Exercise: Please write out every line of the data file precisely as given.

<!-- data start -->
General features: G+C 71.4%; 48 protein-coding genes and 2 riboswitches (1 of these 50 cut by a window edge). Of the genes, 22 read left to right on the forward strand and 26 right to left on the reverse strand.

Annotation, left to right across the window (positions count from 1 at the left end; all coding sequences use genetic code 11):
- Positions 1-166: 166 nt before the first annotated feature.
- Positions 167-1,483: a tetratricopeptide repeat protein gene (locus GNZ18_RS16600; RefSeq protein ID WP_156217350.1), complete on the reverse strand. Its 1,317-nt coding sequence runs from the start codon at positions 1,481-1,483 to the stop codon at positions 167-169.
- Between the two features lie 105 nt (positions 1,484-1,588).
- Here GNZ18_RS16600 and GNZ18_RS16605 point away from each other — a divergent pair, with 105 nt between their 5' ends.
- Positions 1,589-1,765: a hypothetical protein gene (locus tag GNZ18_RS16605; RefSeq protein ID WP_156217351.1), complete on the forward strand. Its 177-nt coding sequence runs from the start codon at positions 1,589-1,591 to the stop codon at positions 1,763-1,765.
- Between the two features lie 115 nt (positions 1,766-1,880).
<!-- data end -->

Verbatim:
General features: G+C 71.4%; 48 protein-coding genes and 2 riboswitches (1 of these 50 cut by a window edge). Of the genes, 22 read left to right on the forward strand and 26 right to left on the reverse strand.

Annotation, left to right across the window (positions count from 1 at the left end; all coding sequences use genetic code 11):
- Positions 1-166: 166 nt before the first annotated feature.
- Positions 167-1,483: a tetratricopeptide repeat protein gene (locus GNZ18_RS16600; RefSeq protein ID WP_156217350.1), complete on the reverse strand. Its 1,317-nt coding sequence runs from the start codon at positions 1,481-1,483 to the stop codon at positions 167-169.
- Between the two features lie 105 nt (positions 1,484-1,588).
- Here GNZ18_RS16600 and GNZ18_RS16605 point away from each other — a divergent pair, with 105 nt between their 5' ends.
- Positions 1,589-1,765: a hypothetical protein gene (locus tag GNZ18_RS16605; RefSeq protein ID WP_156217351.1), complete on the forward strand. Its 177-nt coding sequence runs from the start codon at positions 1,589-1,591 to the stop codon at positions 1,763-1,765.
- Between the two features lie 115 nt (positions 1,766-1,880).